Now, we’ll read the input data into a Dataset. In this example, we create a POJO class which matches the structure of the data in the .csv file. This way, we’ll get a Dataset of that class instead of the generic SparkSQL Row class. This can be avoided, and is provided here just an an example. To read the file content as a Dataset, we’ll use the following code:

public static void main(String[] args) {
  …
  Dataset inputFileDataset = getDatasetFromFile(inputFilePath);
  …
}

public Dataset getDatasetFromFile(String filePath) {
  Dataset fileDataSet = this.sparkSession.read().option("header", "true").csv(filePath)
 .as(Encoders.bean(FileInputLine.class));
  return fileDataSet;
}

Now that we have the dataset in memory, let’s print it and see how it looks:

+-----+------+
| name|number|
+-----+------+
|name1|     1|
|name2|     2|
|name3|     3|
|name4|     4|
+-----+------+

Right, this is what we want. Let’s call our first UDF, to double the value of the number column, and add that as a new column, doubledNumber. The code for this is pretty simple. On the fileDataSet object, we call the withColumn() method, which takes two parameters. The first parameter is the name of the column, and the second is a call to the UDF, which returns a Column. In our case, the code looks like this:

public static final String DOUBLED_COLUMN_NAME = "doubledNumber";
public static final String NUMBER_COLUMN_NAME = "number";

Dataset<Row> doubledColumnDataset = inputFileDataset.withColumn(DOUBLED_COLUMN_NAME,
 callUDF(COLUMN_DOUBLE_UDF_NAME, col(NUMBER_COLUMN_NAME)));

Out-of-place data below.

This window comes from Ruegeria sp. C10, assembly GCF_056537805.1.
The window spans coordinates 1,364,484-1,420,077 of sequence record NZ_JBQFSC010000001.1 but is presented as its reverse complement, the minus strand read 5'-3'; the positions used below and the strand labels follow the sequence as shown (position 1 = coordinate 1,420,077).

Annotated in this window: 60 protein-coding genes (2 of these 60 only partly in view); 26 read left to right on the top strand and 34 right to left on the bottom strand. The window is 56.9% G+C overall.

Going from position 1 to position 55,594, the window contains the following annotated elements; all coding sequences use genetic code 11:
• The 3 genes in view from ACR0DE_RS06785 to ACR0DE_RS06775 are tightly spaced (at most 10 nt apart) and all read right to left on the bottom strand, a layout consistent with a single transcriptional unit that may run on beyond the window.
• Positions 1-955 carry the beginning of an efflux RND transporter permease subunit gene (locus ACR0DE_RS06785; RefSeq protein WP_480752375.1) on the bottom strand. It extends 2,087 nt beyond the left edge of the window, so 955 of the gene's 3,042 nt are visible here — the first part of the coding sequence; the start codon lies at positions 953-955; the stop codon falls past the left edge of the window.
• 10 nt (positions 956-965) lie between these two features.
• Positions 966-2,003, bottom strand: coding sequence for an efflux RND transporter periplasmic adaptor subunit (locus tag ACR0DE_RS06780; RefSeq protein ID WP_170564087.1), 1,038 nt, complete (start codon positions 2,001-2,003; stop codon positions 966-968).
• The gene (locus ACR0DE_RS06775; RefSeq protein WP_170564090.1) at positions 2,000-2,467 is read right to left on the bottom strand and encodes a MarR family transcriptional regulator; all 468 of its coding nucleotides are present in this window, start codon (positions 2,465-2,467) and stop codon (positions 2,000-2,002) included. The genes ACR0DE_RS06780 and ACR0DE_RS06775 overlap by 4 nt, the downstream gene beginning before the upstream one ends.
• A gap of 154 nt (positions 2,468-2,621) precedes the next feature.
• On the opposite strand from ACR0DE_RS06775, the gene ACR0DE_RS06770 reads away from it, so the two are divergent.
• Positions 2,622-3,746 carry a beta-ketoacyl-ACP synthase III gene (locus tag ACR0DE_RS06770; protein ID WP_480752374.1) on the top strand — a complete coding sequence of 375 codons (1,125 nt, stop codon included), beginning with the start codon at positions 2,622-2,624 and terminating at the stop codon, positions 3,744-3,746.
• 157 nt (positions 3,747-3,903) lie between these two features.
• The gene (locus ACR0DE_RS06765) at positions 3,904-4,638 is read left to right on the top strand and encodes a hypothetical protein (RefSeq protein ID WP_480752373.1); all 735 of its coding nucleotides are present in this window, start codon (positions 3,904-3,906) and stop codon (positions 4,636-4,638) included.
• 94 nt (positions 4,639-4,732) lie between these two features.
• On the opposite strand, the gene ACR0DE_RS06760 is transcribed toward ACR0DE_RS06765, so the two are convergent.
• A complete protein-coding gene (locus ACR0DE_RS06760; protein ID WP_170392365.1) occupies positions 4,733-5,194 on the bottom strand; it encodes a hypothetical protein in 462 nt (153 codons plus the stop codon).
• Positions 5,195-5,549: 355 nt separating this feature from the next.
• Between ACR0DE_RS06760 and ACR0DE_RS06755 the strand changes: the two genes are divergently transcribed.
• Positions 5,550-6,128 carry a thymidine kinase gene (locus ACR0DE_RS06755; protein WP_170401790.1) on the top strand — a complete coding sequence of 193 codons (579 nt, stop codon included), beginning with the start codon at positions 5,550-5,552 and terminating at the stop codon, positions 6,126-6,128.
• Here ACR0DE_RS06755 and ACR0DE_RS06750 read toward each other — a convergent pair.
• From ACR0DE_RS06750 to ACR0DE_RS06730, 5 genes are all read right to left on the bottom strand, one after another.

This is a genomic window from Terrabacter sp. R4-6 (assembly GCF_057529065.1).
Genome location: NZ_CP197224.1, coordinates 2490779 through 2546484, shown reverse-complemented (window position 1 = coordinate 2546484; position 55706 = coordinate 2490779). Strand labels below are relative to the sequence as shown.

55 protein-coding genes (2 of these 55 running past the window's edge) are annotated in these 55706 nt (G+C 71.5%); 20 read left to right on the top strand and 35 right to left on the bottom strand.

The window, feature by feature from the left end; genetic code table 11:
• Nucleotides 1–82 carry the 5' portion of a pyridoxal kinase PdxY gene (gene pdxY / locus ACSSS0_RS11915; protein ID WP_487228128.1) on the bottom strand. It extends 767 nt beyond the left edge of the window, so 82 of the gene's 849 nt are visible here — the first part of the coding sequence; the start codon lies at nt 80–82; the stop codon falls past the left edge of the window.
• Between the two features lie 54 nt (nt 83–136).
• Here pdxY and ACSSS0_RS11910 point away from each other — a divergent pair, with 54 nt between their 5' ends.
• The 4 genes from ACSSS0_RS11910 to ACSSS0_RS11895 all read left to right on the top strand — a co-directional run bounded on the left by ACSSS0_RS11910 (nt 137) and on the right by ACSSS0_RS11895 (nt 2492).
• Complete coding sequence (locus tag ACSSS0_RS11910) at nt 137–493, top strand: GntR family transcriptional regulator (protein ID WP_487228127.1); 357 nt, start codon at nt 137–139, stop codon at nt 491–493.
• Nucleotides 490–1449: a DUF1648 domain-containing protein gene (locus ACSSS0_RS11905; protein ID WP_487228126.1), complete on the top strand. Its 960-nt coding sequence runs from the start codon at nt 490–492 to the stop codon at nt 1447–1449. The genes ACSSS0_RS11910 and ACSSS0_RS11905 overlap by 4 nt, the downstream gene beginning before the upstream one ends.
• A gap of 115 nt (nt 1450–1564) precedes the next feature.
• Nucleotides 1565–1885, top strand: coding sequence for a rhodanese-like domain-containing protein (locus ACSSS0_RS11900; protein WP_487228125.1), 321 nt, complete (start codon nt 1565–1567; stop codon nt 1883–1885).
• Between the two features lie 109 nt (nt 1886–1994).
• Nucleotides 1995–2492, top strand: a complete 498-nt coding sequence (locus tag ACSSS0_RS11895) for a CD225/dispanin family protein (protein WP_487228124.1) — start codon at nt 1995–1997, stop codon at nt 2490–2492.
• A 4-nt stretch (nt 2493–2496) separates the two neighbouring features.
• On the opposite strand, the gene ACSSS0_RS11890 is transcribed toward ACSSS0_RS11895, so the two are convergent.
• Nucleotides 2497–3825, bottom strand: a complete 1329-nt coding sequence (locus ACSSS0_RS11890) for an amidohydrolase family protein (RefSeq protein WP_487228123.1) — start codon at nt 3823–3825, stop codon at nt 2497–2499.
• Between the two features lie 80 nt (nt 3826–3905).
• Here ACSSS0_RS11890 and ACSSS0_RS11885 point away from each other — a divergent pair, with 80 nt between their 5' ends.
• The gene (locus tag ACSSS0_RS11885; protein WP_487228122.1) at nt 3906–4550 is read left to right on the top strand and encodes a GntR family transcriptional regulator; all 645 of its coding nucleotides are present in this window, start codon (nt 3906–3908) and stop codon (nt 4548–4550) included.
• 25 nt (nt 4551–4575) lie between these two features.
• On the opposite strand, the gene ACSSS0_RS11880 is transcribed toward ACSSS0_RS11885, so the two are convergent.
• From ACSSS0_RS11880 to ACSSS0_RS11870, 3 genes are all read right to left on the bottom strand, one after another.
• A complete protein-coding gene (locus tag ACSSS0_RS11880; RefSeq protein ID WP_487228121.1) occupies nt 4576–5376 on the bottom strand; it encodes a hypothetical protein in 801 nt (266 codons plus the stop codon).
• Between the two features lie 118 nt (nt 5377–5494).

You can see that the parameters we pass to a UDF is a col() value. This function will return the string value of the column.

After executing this, we should have an extra column in the new dataset, doubledColumnDataset. We can confirm this by printing this dataset to our console with the following instruction:

doubledColumnDataset.show();

This should print the following table:

+-----+------+-------------+
| name|number|doubledNumber|
+-----+------+-------------+
|name1|     1|            2|
|name2|     2|            4|
|name3|     3|            6|
|name4|     4|            8|
+-----+------+-------------+

As expected, we have the original dataset along with the new column, which is nothing but the double of the integer values in the original dataset. If you observe, this dataset is of type Row, Dataset<Row>. This is the default type we’ll get. If you fancy, you can create another POJO class for this, as we did for the first Dataset. But I wanted to show examples of both cases.

Anyway, now that we have the expected dataset with a new column after calling the UDF, let’s call the second UDF on this new dataset:

public static final String UPPSERCASE_NAME_COLUMN_NAME = "nameUppercase";
public static final String NAME_COLUMN_NAME = "name";

Dataset<Row> upperCaseColumnDataset = doubledColumnDataset.withColumn(UPPSERCASE_NAME_COLUMN_NAME,
 callUDF(COLUMN_UPPERCASE_UDF_NAME, col(NAME_COLUMN_NAME)));

As usual, we’ll print this dataset and verify if we have the new column:

upperCaseColumnDataset.show();

We’ll see this following table:

+-----+------+-------------+-------------+
| name|number|doubledNumber|nameUppercase|
+-----+------+-------------+-------------+
|name1|     1|            2|        NAME1|
|name2|     2|            4|        NAME2|
|name3|     3|            6|        NAME3|
|name4|     4|            8|        NAME4|
+-----+------+-------------+-------------+

That’s pretty much it. We now know how to register a UDF, how to call a UDF, and how to pass parameters to a UDF. In the next post, we’ll see how to pass literals to a UDF, why we need to pass literals, what could cause exceptions (Task not serializable exception) and much more. BTW, if you try to run this particular program on a cluster, it might fail. We’ll discuss that as well in the next post.

If you’re interested in looking a complete working project with these code snippets, have a look at my POC project on GitHub.